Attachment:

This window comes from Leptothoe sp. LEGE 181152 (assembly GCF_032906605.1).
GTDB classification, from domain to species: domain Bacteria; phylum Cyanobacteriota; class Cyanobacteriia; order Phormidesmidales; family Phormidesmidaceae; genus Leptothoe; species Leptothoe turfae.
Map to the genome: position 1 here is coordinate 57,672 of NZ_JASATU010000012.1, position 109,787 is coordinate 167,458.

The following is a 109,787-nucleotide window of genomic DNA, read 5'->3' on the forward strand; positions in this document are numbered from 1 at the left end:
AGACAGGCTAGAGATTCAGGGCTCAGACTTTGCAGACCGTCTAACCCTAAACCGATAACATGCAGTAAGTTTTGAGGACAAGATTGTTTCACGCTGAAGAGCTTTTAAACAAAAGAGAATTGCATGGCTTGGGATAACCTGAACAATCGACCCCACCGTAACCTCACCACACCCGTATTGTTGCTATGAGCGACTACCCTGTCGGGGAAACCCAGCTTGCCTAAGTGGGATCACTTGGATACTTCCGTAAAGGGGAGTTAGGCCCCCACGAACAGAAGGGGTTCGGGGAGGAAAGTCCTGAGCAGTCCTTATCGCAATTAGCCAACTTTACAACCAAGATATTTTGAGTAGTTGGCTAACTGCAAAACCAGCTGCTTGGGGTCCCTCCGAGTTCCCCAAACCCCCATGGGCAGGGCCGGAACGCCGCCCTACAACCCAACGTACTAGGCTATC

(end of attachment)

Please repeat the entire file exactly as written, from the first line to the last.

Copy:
This window comes from Leptothoe sp. LEGE 181152 (assembly GCF_032906605.1).
GTDB classification, from domain to species: domain Bacteria; phylum Cyanobacteriota; class Cyanobacteriia; order Phormidesmidales; family Phormidesmidaceae; genus Leptothoe; species Leptothoe turfae.
Map to the genome: position 1 here is coordinate 57,672 of NZ_JASATU010000012.1, position 109,787 is coordinate 167,458.

The following is a 109,787-nucleotide window of genomic DNA, read 5'->3' on the forward strand; positions in this document are numbered from 1 at the left end:
AGACAGGCTAGAGATTCAGGGCTCAGACTTTGCAGACCGTCTAACCCTAAACCGATAACATGCAGTAAGTTTTGAGGACAAGATTGTTTCACGCTGAAGAGCTTTTAAACAAAAGAGAATTGCATGGCTTGGGATAACCTGAACAATCGACCCCACCGTAACCTCACCACACCCGTATTGTTGCTATGAGCGACTACCCTGTCGGGGAAACCCAGCTTGCCTAAGTGGGATCACTTGGATACTTCCGTAAAGGGGAGTTAGGCCCCCACGAACAGAAGGGGTTCGGGGAGGAAAGTCCTGAGCAGTCCTTATCGCAATTAGCCAACTTTACAACCAAGATATTTTGAGTAGTTGGCTAACTGCAAAACCAGCTGCTTGGGGTCCCTCCGAGTTCCCCAAACCCCCATGGGCAGGGCCGGAACGCCGCCCTACAACCCAACGTACTAGGCTATC